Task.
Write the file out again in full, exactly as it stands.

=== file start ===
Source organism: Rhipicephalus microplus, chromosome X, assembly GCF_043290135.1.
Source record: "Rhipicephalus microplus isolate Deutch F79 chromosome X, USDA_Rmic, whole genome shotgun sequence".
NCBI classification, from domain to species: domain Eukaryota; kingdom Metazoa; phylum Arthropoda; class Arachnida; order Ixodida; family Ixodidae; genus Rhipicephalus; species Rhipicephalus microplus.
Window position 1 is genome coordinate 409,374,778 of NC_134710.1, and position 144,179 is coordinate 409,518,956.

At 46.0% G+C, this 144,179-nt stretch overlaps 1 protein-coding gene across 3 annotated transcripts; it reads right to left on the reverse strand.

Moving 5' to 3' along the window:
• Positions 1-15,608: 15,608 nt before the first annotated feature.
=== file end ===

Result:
Source organism: Rhipicephalus microplus, chromosome X, assembly GCF_043290135.1.
Source record: "Rhipicephalus microplus isolate Deutch F79 chromosome X, USDA_Rmic, whole genome shotgun sequence".
NCBI classification, from domain to species: domain Eukaryota; kingdom Metazoa; phylum Arthropoda; class Arachnida; order Ixodida; family Ixodidae; genus Rhipicephalus; species Rhipicephalus microplus.
Window position 1 is genome coordinate 409,374,778 of NC_134710.1, and position 144,179 is coordinate 409,518,956.

At 46.0% G+C, this 144,179-nt stretch overlaps 1 protein-coding gene across 3 annotated transcripts; it reads right to left on the reverse strand.

Moving 5' to 3' along the window:
• Positions 1-15,608: 15,608 nt before the first annotated feature.